- The build process is currently set up for Linux or Windows. Other platforms are being investigated.
- A recent version of R. R 3.0 or above is recommended as this is currently used for development and tests.
- Preferably, set your Path environmental variable to include the path to R.exe (architecture specific)
- building R packages on windows requires RTools, downloadable for instance from the page
R for windows. Information on building R packages on Windows and RTools can be found in
- A recent .NET framework SDK; this document uses the version 4.0. Recent .NET SDK seem to have been bundled with the Windows SDK, for Windows 7 http://www.microsoft.com/en-au/download/details.aspx?id=8279.
Contrary to instructions given in prior versions of this document, cygwin as such is NOT recommended; rely on RTools solely. I have nothing against cygwin, use it, love it, but some very weird stuff was going on on some machines for the rClr build.
This section was documented from a 'clean slate' If you are sure you have all the prerequisites, you may skip down to the later sections dealing with building rClr itself.
Setup on Windows
Building R packages on Windows can be a difficult endeavour. This section captures the setup performed on a Windows 7 machine, a relatively clean slate. It is reproduced in the hope that this is useful; however blindly following the following screen captures
may not lead to a working build environment, depending on the prior setup on your machine, notably depending on the cygwin packges you have and the environment variables you have. Please read the instructions at
R for windows
Depending on whether you have cygwin already installed or not, you will have a choice to install the cygwin DLL from RTools or not.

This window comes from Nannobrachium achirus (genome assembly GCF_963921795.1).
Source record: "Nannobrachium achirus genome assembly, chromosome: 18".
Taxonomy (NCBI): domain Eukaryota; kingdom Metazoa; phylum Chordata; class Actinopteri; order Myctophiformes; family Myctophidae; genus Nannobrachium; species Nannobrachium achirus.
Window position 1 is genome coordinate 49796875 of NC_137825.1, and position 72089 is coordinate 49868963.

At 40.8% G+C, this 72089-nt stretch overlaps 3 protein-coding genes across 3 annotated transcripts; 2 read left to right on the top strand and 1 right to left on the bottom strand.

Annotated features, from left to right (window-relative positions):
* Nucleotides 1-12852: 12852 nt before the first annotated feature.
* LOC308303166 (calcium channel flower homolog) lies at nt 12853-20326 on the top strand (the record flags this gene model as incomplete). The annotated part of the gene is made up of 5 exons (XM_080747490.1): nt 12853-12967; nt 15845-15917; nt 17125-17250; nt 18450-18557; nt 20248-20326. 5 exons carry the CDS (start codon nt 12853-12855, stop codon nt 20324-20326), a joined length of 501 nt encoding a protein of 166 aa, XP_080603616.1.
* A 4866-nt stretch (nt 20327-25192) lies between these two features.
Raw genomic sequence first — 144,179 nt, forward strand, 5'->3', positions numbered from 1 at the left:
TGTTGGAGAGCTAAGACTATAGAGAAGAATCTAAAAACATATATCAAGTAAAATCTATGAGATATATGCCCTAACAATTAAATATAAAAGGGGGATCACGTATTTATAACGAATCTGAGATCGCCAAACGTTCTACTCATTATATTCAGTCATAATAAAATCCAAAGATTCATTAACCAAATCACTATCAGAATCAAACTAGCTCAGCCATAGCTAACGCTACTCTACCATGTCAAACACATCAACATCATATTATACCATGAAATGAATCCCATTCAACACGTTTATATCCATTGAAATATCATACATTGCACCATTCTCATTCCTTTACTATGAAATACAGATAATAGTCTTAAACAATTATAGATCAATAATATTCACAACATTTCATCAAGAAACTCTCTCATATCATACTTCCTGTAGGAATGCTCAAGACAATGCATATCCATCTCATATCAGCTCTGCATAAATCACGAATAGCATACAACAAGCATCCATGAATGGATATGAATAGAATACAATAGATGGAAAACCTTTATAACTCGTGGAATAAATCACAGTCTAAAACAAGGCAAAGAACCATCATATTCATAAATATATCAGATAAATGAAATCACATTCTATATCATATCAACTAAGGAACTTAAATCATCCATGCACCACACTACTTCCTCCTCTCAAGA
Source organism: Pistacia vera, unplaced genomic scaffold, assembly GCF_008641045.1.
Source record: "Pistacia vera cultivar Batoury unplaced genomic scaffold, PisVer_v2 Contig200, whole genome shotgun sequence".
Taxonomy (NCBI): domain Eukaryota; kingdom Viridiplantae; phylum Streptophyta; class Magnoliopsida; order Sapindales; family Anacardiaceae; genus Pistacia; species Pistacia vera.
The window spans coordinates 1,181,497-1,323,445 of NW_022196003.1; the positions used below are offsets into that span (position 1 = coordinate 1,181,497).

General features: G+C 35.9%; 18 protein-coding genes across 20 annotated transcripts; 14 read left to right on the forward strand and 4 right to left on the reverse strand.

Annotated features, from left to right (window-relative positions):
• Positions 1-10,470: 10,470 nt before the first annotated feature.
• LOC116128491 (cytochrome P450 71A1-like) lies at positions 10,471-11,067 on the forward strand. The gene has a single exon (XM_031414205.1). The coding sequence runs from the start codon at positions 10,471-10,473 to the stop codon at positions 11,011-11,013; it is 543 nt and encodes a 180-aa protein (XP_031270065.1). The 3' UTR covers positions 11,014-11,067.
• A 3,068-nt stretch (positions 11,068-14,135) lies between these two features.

You may want to check that the version of gcc used is that of RTools. If building against Microsoft .NET, gcc is currently not used, but if you choose to build against Mono, gcc is the compiler used, and depending on what you have from your cygwin install it
may wall be troublesome for the R package compilation.
For reference if this helps:
Setup on Linux
It is recommended that you set up your R environment such that you can install additional packages to a directory in your home directory, otherwise you will likely need root priviledges. You can set up a .Renviron file in your home directory containing the
line R_LIBS=~/R and other potential settings.
The practice is drawn from the courses on R package development in
rClr.h:31:62: fatal error: glib-2.0/glib/gtypes.h: No such file or directory
installing libgtk2.0 to try to get gtypes.h
Clone the rClr (r2Clr) repository, as per the instructions provided by the Codeplex site.
As of September 2013, the package building process tries to adapt to the local machine as much as feasible.
open a windows command prompt (start-run 'cmd')
go to the subdirectory packages, in which you should find the folder for the rClr
As of September 2013 the following commands should be enough to build and install:
set R="c:\Program Files\R\R-3.0.1\bin\x64\R.exe"
:: use this to build in debug mode
:: set BuildConfiguration=Debug
:: set MonoBuildConfiguration=MonoInstallDebug
%R% CMD check rClr
%R% CMD REMOVE rClr
%R% CMD INSTALL rClr
The end of a successful build and installation should look like the following screen capture;
If for some reasons the paths needed for rClr.props failed to be found, you are likely to meed the following problem:
A common issue is also that you need to create library files (.lib). The configure script should however have taken care of that.
You may use the batch file rebuildRlibExports.cmd under the build folder, to facilitate the generation process.
A successful build and install:
Generating the package documentation
The latest version package devtools tries to rebuild the package to document the R functions; however it forces the use of gcc, and overrides the use of Makefile.win. Pending issue.
The package documentation generation currently works on Linux. This is a stop-gap solution.
For reference, current issues with the documentation process on Windows:
Building on Windows against Mono
Mono is currently distributed for Windows only as a 32bits application.
Makefile: show how to specify MonoDebugInstall as a target. Explain that it is only 32 bits then.